Founded in 1908, Capital City Country Club quickly had an elementary golf course in operation. A 9-hole track was in use by the end of the 1920s before AW Tillighast then expanded the course to 18 holes.
Dan Jenkins reckons "Seth Raynor's best work is the Country Club of Fairfield... It's short but covered up with charm."
Essex County Country Club is one of the elder statesmen of American golf, incorporated way back in 1887. The course that’s played today goes back to 1918, the work of a rookie golf course designer, A.W. Tillinghast.
With one-shot holes that vary by 100 yards in length, no weak holes and a classical design, it makes us wonder why Fenway Golf Club does not feature more prominently in America’s Top 100.
In 1918, five years after Forsyth Country Club was formed, A. W. Tillinghast designed a 9-hole layout for the membership. Shortly after, Donald Ross was engaged to extend the course into an 18-hole track.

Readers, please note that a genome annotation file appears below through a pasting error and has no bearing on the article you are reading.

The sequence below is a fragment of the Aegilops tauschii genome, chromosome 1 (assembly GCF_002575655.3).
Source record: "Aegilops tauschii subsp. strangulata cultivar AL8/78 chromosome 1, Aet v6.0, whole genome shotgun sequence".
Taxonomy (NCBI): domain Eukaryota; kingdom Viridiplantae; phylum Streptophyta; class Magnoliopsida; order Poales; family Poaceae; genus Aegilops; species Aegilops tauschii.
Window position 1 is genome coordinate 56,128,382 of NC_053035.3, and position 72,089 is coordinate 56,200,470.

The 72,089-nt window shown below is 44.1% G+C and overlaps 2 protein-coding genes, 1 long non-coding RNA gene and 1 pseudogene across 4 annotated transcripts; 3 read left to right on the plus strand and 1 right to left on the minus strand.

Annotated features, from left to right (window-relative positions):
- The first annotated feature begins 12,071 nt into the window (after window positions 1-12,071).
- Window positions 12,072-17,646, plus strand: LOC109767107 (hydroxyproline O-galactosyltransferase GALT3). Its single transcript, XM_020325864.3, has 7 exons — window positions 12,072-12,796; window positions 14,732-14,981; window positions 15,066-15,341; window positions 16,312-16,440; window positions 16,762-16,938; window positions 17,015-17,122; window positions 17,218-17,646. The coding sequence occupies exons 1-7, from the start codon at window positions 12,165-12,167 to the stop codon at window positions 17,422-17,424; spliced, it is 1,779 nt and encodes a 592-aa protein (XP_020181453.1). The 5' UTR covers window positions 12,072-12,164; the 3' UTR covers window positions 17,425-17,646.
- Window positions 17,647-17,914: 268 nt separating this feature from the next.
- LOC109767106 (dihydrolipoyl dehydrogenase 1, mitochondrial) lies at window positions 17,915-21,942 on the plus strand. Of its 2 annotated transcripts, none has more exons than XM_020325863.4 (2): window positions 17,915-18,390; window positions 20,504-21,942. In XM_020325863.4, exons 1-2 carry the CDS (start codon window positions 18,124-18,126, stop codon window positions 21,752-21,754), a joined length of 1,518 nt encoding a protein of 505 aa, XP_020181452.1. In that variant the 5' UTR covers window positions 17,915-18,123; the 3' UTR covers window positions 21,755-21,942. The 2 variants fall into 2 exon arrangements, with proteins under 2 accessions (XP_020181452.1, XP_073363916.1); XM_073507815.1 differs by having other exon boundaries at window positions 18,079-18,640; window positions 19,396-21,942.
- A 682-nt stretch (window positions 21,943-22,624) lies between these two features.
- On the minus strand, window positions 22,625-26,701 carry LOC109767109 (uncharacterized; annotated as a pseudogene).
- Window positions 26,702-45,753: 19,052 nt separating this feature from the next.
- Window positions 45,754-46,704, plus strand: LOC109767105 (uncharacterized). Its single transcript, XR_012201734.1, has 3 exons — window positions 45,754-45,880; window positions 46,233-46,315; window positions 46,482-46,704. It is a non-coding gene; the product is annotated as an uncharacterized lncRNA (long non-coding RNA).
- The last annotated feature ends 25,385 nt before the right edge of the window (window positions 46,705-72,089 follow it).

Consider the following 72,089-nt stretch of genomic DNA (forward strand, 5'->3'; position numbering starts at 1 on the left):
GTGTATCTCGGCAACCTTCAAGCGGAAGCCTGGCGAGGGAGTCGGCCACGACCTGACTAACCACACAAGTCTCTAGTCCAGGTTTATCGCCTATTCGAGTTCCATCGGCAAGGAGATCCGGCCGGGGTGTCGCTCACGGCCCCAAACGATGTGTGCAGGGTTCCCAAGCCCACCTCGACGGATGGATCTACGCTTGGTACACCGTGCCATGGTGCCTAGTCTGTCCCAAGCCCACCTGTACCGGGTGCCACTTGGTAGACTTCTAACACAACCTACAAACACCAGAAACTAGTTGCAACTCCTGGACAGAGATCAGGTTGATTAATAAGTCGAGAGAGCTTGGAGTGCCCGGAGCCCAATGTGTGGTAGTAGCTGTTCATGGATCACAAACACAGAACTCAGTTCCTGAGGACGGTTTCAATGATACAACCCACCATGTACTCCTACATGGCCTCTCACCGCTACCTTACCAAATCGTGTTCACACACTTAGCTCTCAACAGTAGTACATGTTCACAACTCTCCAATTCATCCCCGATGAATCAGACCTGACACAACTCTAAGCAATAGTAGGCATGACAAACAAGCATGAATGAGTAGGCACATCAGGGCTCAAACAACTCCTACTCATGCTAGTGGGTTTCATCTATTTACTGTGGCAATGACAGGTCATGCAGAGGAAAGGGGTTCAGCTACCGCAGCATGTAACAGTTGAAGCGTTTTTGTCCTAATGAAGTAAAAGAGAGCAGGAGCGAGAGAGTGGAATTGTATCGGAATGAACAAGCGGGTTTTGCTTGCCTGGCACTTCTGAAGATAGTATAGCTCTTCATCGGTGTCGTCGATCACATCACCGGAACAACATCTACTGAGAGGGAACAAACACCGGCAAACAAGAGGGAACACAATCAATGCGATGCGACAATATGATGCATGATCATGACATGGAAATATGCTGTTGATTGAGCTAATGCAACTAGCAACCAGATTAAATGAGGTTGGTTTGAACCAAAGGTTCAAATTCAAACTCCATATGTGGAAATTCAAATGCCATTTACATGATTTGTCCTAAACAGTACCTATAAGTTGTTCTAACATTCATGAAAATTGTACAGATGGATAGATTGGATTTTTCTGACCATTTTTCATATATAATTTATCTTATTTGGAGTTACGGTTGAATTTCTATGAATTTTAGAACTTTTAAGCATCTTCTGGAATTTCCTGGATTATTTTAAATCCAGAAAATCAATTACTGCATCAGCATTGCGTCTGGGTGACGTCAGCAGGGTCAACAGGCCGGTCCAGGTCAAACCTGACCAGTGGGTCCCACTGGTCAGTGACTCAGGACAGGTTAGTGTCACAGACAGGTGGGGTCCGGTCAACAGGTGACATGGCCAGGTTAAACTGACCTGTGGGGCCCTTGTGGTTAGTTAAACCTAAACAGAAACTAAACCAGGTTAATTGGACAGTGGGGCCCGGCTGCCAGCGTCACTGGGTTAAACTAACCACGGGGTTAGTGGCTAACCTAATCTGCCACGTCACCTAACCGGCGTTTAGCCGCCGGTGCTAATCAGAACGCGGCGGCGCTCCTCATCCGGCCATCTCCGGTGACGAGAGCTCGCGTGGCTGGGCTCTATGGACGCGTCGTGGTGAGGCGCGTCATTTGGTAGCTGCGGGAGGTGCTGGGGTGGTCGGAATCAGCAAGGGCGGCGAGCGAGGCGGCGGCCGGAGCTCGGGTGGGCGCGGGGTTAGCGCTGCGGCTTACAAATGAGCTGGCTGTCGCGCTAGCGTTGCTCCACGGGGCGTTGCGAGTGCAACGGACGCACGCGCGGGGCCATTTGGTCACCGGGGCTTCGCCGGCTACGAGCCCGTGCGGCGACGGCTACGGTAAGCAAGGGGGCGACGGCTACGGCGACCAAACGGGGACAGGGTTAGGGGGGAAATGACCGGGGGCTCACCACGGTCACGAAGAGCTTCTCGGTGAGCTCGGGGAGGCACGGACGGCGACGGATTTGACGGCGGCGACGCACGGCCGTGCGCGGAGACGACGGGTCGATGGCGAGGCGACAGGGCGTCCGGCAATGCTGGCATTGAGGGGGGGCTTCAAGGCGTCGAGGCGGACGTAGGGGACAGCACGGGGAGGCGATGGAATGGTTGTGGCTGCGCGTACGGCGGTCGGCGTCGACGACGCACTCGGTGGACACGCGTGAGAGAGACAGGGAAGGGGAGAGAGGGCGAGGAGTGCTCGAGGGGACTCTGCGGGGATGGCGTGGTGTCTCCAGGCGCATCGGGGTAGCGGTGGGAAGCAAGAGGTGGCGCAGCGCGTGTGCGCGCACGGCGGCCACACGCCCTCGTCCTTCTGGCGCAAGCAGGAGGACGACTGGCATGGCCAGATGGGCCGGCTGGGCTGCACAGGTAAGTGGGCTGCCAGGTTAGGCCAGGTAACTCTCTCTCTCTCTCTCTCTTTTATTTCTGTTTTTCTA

The Galen Hall Golf Club website describes its layout as: “Something of a mountain course; short but challenging… built on historic South Mountain and as such it features a mixture of hilly terrain as well as undulating fairways.”
Willie Park Jnr expanded the original 9-hole layout at Glen Ridge Country Club to an 18-hole course in 1918. Since then, both A. W. Tillinghast and Robert Trent Jones Snr have been credited with making revisions.
Completely surrounded by housing, with a road and railway track cutting through the property, the old Tom Bendelow course at Golden Valley Country Club does its very best to keep the modern world at bay.
The course at Indian Hills Country Club is an A.W. Tillinghast design dating back to 1926. After ten days on site developing plans, the architect called it “one of the greatest opportunities I have ever had for creating a notable course”.
The classic old A.W. Tillinghast-designed course at Kansas City Country Club has been renovated a number of times - most notably by Robert Trent Jones - but it still retains much of its Golden Age charm.